The Department of Homeland (DHS) plans to continue its confusing and controversial policy on searching some electronic devices at U.S. airports. In remarks to the Senate Homeland Security Committee, DHS Secretary John Kelly claimed the searches are valuable in the fight against terrorism.
However, most travelers may not even aware that the policy exists. Searches of travelers’ mobile phones, laptops, and other devices are exceedingly rare, though they are happening more frequently. In 2016, U.S. Customs and Border Protection reported 23,877 electronic media searches out of more than 390 million arrivals. That’s a tiny number, but still amounts to a 500 percent increase over the 4,764 searches reported in 2015.
Why should travelers care about what seems like a minor issue? Simple: legality, and your rights.
Critics argue that the practice represents unlawful search and seizure. Bloomberg reports that security officials can search the electronic devices of “anyone whose statements appear to betray inconsistencies.” Which means … what, exactly? Can a nervous traveler unwittingly set in motion an invasive search of his or her personal electronic devices? Shouldn’t officials have to get a warrant to search someone’s personal electronic media?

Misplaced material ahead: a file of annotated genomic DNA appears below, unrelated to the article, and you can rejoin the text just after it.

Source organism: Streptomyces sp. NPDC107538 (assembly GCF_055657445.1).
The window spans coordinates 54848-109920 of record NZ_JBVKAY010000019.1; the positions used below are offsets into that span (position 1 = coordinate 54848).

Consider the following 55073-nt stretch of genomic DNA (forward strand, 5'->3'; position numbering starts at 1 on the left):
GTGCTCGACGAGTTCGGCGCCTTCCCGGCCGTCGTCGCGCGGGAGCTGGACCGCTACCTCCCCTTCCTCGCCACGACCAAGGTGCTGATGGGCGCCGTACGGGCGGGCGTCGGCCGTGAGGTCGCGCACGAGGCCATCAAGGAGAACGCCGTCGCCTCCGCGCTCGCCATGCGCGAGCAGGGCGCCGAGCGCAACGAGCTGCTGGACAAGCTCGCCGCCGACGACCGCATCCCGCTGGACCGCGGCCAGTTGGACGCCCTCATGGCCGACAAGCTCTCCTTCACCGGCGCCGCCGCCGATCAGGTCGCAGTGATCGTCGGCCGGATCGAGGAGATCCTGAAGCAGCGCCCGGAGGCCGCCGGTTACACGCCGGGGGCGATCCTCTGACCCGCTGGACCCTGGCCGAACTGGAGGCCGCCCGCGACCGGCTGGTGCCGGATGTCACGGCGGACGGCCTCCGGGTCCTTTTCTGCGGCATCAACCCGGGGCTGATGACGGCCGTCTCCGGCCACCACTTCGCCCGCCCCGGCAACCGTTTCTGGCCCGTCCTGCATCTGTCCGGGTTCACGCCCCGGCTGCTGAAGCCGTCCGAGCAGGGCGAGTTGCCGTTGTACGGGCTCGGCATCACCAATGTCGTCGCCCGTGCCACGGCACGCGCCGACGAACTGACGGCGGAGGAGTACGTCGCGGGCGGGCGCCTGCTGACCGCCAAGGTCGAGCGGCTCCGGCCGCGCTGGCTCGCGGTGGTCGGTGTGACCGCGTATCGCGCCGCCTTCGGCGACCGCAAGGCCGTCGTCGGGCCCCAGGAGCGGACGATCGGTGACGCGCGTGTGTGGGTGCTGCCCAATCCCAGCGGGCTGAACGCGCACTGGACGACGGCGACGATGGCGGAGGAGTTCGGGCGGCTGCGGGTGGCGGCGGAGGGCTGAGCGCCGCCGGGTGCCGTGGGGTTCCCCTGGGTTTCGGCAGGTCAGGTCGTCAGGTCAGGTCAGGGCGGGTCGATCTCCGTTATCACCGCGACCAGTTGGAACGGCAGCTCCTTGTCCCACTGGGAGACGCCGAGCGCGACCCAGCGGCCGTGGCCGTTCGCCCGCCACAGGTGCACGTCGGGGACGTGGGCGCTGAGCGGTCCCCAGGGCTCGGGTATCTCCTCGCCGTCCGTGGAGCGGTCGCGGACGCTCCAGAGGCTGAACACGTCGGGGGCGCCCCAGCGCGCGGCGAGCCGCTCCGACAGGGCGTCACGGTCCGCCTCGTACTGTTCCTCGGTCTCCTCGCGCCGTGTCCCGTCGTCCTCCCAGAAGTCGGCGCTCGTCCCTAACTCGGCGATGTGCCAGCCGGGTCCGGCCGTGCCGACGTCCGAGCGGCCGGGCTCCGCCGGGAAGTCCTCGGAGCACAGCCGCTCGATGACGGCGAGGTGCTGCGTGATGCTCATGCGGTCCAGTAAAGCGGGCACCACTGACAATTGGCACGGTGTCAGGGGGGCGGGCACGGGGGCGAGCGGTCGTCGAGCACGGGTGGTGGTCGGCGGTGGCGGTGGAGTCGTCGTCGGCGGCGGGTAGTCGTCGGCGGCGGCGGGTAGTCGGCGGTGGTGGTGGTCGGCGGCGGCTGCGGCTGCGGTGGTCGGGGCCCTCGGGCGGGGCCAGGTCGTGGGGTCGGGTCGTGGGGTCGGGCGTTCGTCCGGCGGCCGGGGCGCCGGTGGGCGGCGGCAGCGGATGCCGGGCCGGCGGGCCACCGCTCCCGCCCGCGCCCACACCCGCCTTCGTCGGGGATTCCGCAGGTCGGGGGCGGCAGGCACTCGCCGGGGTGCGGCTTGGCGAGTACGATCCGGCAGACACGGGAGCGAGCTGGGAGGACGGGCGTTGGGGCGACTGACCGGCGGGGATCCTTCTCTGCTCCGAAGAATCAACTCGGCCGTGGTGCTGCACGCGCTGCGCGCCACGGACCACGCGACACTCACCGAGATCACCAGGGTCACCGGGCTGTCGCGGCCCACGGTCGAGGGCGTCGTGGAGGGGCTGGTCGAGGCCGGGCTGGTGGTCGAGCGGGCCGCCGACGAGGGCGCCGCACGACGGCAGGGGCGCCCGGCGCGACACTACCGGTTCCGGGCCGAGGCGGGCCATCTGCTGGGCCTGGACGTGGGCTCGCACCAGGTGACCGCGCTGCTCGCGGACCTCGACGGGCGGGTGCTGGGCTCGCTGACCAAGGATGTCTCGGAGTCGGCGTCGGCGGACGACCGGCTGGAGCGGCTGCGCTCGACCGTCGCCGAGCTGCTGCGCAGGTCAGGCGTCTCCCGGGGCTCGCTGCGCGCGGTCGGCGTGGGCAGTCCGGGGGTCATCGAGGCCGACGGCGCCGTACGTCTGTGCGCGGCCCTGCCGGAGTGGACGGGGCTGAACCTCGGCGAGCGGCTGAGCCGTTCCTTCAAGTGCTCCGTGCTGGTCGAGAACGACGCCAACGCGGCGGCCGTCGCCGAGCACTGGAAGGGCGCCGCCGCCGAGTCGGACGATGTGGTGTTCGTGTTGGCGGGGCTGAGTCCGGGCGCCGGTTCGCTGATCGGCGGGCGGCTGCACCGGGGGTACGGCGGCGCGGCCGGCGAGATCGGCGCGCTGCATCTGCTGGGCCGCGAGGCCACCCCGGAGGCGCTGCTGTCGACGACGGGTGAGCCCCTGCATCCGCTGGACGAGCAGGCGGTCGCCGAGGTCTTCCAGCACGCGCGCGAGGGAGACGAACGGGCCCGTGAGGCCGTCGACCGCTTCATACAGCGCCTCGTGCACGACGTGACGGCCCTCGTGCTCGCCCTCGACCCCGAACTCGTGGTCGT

And what happens if a traveler refuses to hand over their phone? According to Bloomberg, “Failure to comply could result in devices being seized by federal authorities and the person not being admitted to the U.S.”
Theoretically, citizens should have the right to refuse this sort of unwarranted search and seizure. Literally seizing a person’s phone based on what amounts to a hunch violates the spirit of the constitution, at a minimum. The DHS program creates uncertainty around what might trigger a search and what rights you have when a search is requested. So far, the apparent severity of the consequences for refusing one makes it hard for anyone to refuse.
DHS’ defense of the program seems to rest largely on its minuscule usage. Kelly described the searches as “not routine,” and said they are done in “a very small number of cases.”
“If there’s reason to do it, we will do it,” he said, “Whether it’s France, Britain, Egypt, Saudi Arabia, or Somalia, it won’t be routinely done at a port of entry.”
Fair enough, but then why do it at all? And why not provide travelers with clearer rules and an explanation of their rights? For years, the government has struggled to find a balance between protecting passengers and protecting their rights. This appears to be another case of a policy not quite finding that elusive middle ground. And once again, it leaves travelers stuck wondering what to do.
Readers, have you encountered this sort of search? Do you think they should continue?